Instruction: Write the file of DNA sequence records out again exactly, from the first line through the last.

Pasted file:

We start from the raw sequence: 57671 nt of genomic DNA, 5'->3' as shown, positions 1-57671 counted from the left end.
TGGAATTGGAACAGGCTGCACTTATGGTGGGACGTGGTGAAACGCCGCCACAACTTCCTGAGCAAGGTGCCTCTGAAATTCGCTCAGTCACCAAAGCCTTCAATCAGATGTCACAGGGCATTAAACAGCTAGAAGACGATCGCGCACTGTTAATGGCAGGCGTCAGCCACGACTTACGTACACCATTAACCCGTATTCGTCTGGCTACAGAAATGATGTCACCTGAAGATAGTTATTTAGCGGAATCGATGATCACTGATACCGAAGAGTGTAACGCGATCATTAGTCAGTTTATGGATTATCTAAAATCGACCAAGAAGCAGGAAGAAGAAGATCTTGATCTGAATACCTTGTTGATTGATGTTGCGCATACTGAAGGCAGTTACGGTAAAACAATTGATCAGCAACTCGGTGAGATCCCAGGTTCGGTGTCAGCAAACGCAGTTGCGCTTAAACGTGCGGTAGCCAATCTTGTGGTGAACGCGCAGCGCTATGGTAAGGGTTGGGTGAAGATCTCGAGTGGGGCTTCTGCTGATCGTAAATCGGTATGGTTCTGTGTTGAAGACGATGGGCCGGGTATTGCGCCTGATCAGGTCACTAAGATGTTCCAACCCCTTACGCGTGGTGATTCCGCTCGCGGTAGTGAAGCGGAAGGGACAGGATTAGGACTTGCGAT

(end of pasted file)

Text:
We start from the raw sequence: 57671 nt of genomic DNA, 5'->3' as shown, positions 1-57671 counted from the left end.
TGGAATTGGAACAGGCTGCACTTATGGTGGGACGTGGTGAAACGCCGCCACAACTTCCTGAGCAAGGTGCCTCTGAAATTCGCTCAGTCACCAAAGCCTTCAATCAGATGTCACAGGGCATTAAACAGCTAGAAGACGATCGCGCACTGTTAATGGCAGGCGTCAGCCACGACTTACGTACACCATTAACCCGTATTCGTCTGGCTACAGAAATGATGTCACCTGAAGATAGTTATTTAGCGGAATCGATGATCACTGATACCGAAGAGTGTAACGCGATCATTAGTCAGTTTATGGATTATCTAAAATCGACCAAGAAGCAGGAAGAAGAAGATCTTGATCTGAATACCTTGTTGATTGATGTTGCGCATACTGAAGGCAGTTACGGTAAAACAATTGATCAGCAACTCGGTGAGATCCCAGGTTCGGTGTCAGCAAACGCAGTTGCGCTTAAACGTGCGGTAGCCAATCTTGTGGTGAACGCGCAGCGCTATGGTAAGGGTTGGGTGAAGATCTCGAGTGGGGCTTCTGCTGATCGTAAATCGGTATGGTTCTGTGTTGAAGACGATGGGCCGGGTATTGCGCCTGATCAGGTCACTAAGATGTTCCAACCCCTTACGCGTGGTGATTCCGCTCGCGGTAGTGAAGCGGAAGGGACAGGATTAGGACTTGCGAT